Heirloom & CarbonCure to permanently store atmospheric CO2 in concrete

CarbonCure Technologies and Heirloom have signed an agreement through 2025 to permanently store atmospheric CO2 captured by Heirloom’s Direct Air Capture (DAC) technology in concrete using CarbonCure’s carbon mineralisation technologies. The agreement advances the DAC-to-concrete storage pathway that the two carbon removal companies successfully demonstrated earlier this year and provides an immediately available storage solution that will enable Heirloom to scale its technology in the coming years.

The agreement will see CarbonCure permanently store CO2 captured by Heirloom’s DAC facilities in proximate concrete plants. CarbonCure provides a proven, immediately-available and verifiable concrete storage solution as Heirloom prepares to launch its first commercial facility. In addition to this agreement, Heirloom and CarbonCure are also working together following notification of selection by the Department of Energy for a DAC Hub project in Illinois.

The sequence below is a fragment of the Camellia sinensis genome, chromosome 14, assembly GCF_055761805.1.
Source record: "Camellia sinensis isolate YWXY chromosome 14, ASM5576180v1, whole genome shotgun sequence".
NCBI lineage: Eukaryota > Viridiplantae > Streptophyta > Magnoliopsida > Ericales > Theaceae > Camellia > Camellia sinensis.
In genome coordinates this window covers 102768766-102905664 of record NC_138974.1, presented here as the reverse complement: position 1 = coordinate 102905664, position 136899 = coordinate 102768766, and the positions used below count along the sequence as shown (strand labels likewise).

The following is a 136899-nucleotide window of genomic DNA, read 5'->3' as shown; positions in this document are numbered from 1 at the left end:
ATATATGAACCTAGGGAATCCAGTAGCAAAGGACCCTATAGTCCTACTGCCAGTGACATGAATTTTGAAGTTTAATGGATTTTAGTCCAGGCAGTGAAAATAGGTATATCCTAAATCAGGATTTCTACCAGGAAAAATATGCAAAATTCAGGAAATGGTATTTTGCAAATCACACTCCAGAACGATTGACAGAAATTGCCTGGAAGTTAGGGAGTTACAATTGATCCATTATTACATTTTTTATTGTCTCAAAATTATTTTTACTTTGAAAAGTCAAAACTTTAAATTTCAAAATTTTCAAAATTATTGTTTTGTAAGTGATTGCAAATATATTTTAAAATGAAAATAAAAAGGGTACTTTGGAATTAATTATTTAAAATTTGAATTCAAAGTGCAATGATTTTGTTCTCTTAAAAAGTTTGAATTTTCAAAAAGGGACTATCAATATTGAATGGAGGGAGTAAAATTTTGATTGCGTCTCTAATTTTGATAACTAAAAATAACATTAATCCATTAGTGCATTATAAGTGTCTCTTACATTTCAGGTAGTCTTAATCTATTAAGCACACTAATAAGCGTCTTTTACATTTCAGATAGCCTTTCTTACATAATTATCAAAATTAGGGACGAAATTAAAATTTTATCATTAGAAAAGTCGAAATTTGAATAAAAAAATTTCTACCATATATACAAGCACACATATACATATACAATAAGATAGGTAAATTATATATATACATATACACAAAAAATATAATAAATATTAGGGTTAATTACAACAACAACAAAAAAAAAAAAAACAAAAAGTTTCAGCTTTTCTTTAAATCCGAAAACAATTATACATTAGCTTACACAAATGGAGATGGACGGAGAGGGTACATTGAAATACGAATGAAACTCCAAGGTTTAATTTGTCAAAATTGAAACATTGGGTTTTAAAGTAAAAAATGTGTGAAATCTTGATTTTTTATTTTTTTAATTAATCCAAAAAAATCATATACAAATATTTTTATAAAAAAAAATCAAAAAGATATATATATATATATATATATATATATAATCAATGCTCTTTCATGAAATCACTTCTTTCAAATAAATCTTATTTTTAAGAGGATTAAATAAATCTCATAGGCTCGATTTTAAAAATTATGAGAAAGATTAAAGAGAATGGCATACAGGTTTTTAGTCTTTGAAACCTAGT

“The urgency of deploying and scaling removal technologies becomes more clear with each temperature record that is broken,” said Shashank Samala, CEO of Heirloom. “Working with CarbonCure opens an immediately-available, permanent storage pathway that will allow Heirloom to continue scaling our technology today. Being able to immediately move forward with real-world deployments that permanently sequester CO2 will be invaluable as we race to meet the urgency that climate change requires.”

“CarbonCure is very excited to collaborate with Heirloom, demonstrating the very near-term opportunity for carbon removal, not just this decade but over the next few months,” said Robert Niven, CEO of CarbonCure Technologies. “Ours is a climate solution that puts captured CO2 to good use, permanently storing it and using it to build greener homes, highways, high-rises and more.”

Heirloom uses limestone, an abundant, easy-to-source and inexpensive material, to pull CO2 from the air. Harnessing a cyclic process, the limestone is broken down into calcium oxide rock and CO2 gas using heat from a renewable-energy powered, electric kiln. The calcium-based material is spread onto vertically stacked trays where it acts like a sponge, pulling CO2 from the air before it is returned to the kiln and the process begins again. The captured CO2 gas is then permanently stored either safely underground or embedded in concrete.

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